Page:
Murderers come from ordinary people, experts say


    By Jesse Coleman

    How does a person go from being an angry but law-abiding citizen to ruthless killer?

    There are no clear-cut answers to this question, but there factors both within and without a person can take him or her over the edge, experts say. One thing is clear to at least one expert. There is no wide psychological chasm between a normal citizen and a killer.

    Such was the case for Troy Kell. Kell”s story began outside Las Vegas, where in 1986, he and two accomplices lured James Cotton Kelly out into the Nevada desert. One of the defendants, 15-year-old Sandy Marie Shaw, claimed she wanted Kelly to be beaten for forcing her to have sex with him. Kell took it a step further and shot him six times in the head.

    Apprehended by the police, Kell was remanded to Gunnison Prison in Utah, where in 1994, he attacked fellow inmate Lonnie Blackmon. In a well-planned operation, Kell made a homemade weapon and with a key he obtained from a fellow inmate, escaped from his handcuffs and stabbed Blackmon 67 times in the face, neck and chest. Through help and ingenuity, Kell bucked security and murdered a man who he claimed threatened his life.

    Today Kell is on death row in the Central Utah Correctional Facility in Draper, Salt Lake County, and has recently appealed his death sentence. His behavior, however, has changed little since 1994. Two weeks ago, Kell managed to escape from his cell and beat fellow inmate Jacques Miranda before being brought under control.

    According to Corrections Representative Jack Ford, Kell remains the most dangerous man on death row.

    What could lead a person to commit such vicious crimes?

    According to Criminology Expert Dr. L. Kay Gillespie, there are no clear lines between a killer and the rest of society in terms of psychological makeup.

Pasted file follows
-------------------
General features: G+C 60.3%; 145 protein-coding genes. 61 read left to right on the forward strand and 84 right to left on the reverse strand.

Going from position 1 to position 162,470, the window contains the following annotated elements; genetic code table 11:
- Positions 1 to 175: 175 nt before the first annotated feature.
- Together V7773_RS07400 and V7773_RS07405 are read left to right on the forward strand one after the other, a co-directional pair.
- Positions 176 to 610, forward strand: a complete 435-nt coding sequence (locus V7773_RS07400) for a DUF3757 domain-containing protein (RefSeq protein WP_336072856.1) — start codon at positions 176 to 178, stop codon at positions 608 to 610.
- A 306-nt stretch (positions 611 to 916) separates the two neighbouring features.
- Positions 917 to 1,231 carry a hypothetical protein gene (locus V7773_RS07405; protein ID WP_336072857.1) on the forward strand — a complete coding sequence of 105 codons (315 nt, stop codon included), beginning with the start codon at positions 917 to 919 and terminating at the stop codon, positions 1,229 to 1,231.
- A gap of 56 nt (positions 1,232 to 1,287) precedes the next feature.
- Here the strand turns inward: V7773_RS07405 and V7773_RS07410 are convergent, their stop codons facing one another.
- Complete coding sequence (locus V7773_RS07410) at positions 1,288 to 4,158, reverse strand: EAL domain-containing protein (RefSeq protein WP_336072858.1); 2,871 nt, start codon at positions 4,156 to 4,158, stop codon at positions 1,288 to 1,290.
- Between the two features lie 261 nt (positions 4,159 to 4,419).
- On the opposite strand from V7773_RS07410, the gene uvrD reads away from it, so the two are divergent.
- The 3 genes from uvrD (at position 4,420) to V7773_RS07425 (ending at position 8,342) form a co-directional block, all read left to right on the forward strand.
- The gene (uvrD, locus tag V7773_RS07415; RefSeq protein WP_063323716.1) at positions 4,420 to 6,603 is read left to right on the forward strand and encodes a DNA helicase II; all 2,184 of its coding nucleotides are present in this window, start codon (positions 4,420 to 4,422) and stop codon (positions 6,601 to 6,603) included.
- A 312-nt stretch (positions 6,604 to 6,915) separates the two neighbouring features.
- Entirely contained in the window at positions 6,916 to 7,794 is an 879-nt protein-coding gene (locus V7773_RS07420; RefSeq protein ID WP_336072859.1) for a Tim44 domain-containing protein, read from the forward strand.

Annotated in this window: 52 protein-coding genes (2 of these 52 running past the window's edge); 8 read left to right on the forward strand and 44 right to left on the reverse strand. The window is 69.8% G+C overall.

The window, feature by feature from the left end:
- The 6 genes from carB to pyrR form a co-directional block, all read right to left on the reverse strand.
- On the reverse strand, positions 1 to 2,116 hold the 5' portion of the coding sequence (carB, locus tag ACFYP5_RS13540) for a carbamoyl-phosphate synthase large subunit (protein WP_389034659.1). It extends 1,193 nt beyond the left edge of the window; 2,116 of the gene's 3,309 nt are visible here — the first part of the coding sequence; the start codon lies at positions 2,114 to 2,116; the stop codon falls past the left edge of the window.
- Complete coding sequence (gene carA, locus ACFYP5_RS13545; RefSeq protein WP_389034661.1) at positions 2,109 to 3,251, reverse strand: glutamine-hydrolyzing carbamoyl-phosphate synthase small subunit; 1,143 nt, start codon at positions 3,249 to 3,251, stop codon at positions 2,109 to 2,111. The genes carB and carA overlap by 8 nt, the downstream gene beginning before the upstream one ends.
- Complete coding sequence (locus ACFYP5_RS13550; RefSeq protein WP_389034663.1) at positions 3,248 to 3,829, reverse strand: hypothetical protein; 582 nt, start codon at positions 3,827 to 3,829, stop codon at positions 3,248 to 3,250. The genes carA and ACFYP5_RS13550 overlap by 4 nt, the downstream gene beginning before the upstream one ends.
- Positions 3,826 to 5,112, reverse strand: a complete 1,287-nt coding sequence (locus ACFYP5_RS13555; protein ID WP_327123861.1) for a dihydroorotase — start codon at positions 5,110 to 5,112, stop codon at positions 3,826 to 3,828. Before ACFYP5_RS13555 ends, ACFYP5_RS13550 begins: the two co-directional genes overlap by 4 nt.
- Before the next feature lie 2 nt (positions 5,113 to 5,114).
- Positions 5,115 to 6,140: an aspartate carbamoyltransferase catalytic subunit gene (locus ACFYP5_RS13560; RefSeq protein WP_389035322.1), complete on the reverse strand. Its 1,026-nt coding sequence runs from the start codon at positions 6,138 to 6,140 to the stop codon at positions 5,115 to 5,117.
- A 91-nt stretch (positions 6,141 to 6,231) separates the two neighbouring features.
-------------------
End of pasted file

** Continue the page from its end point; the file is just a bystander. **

“Any one of us could kill given the right circumstances,” Gillespie said. “There”s a false assumption that murderers are somehow different from the rest of us. That”s not the case. They are our brothers and our sons just as much as anyone else.”

    Gillespie, who has studied life on death row for the past 15 years and has interviewed Kell, said prison institutions go a long way in creating a criminal.

    “Once people become incarcerated, it becomes a whole new world. Prison becomes a society of its own. The better you adjust to prison, the less able you are to adjust to the outside society,” he said.

    Gillespie also said gang membership and group loyalties play a large part in criminal behavior.

    “Sometimes survival and group loyalties become an essential part of life,” he said.

    This was certainly the case for Kell. He is currently the head of a white supremacist group in prison and directs the actions of two other groups. With 1,200 gang members in 5,500 member prison and the largest groups being white supremacists, Kell wields considerable power.

    “If he said, I want this guy taken care of, they would do it,” Ford said.

    Another possible motivation behind Kell”s murder of Blackmon may have been the mentality of kill or be killed.

    Criminal Justice Expert Dr. Paul Johnson said oftentimes killers think in extremes.

    “They have a him or me mentality and haven”t learned any measure of control. The anger comes quickly as soon as you find a scapegoat,” Johnson said.

    Racial hatred has definitely played a major part in Kell”s criminal activity since entering the prison systems in 1986. Right after Kell”s murder of Blackmon in 1994, he stood up and strutted around the room chanting “white power.”

    In Kell”s most recent attack on Miranda, the prison warden conceded it was racially motivated.

    Johnson said that much racial hatred is motivated by fear.

    “They believe they are under the heal of some amorphous power and identify with a certain race or religious group. Many that are motivated by this hatred are threatened and fear the power of others,” he said.

    Those that know Kell in prison say he is a perfect gentleman, very sharp and articulate. Kell would described himself in a personal ad as “a man of compassion and romance. I love affection and closeness. I”m salubrious, refulgence, eclectic, high-spirited and adventurous.”

    Yet, according to Ford, the officers in death row say, “whatever you do, don”t turn your back on him.”

    According to the Attorney General”s Office, Kell deserves nothing short of death.

    “This is a case where guilt is not an issue,” said Attorney General lawyer Laura Dupaix. “To not give him death is to give him a license to kill. Mr. Kell is a poster child for the death penalty.”

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